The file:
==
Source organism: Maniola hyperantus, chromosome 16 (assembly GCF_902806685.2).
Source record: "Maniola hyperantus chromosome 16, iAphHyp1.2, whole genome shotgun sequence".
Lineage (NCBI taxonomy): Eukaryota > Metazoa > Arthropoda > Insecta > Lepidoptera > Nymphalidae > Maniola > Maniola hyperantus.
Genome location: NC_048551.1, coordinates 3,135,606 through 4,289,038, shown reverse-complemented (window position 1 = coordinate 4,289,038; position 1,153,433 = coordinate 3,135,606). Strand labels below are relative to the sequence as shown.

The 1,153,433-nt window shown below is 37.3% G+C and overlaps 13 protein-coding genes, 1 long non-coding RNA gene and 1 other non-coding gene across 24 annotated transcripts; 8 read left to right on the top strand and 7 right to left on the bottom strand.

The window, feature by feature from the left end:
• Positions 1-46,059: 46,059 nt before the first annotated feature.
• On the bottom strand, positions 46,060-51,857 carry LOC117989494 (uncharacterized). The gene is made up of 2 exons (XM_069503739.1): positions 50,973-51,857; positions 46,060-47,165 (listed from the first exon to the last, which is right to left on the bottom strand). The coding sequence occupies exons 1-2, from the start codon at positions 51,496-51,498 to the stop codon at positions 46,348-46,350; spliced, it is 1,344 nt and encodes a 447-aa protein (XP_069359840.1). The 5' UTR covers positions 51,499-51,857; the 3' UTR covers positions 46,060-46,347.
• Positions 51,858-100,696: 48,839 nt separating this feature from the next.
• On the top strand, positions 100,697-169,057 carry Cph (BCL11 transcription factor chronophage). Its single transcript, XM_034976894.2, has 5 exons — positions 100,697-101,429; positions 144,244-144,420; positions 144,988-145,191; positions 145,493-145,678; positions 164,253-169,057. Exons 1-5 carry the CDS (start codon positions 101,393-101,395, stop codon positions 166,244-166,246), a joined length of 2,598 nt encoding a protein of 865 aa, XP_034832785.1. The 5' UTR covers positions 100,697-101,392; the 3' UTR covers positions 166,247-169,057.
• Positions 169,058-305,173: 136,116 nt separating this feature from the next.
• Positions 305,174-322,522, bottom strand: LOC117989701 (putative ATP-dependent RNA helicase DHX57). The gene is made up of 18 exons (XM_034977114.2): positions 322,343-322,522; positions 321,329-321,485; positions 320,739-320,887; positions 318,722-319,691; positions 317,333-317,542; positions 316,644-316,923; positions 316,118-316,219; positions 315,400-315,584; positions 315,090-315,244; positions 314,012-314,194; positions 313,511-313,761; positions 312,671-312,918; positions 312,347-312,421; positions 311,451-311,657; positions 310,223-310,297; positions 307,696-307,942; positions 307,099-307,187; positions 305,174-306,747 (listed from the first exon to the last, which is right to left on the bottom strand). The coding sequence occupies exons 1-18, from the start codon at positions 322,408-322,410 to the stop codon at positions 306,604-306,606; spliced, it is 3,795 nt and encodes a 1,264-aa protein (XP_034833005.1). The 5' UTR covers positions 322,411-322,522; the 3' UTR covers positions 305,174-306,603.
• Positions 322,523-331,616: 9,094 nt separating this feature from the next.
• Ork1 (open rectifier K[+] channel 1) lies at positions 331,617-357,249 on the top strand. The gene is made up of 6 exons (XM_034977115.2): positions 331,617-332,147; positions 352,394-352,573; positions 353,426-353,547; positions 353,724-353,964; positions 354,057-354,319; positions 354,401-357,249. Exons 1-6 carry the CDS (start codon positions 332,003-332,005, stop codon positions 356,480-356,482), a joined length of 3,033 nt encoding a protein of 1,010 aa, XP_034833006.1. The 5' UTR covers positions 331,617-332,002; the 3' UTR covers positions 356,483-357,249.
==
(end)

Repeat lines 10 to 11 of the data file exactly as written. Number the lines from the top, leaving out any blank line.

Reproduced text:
• On the top strand, positions 100,697-169,057 carry Cph (BCL11 transcription factor chronophage). Its single transcript, XM_034976894.2, has 5 exons — positions 100,697-101,429; positions 144,244-144,420; positions 144,988-145,191; positions 145,493-145,678; positions 164,253-169,057. Exons 1-5 carry the CDS (start codon positions 101,393-101,395, stop codon positions 166,244-166,246), a joined length of 2,598 nt encoding a protein of 865 aa, XP_034832785.1. The 5' UTR covers positions 100,697-101,392; the 3' UTR covers positions 166,247-169,057.
• Positions 169,058-305,173: 136,116 nt separating this feature from the next.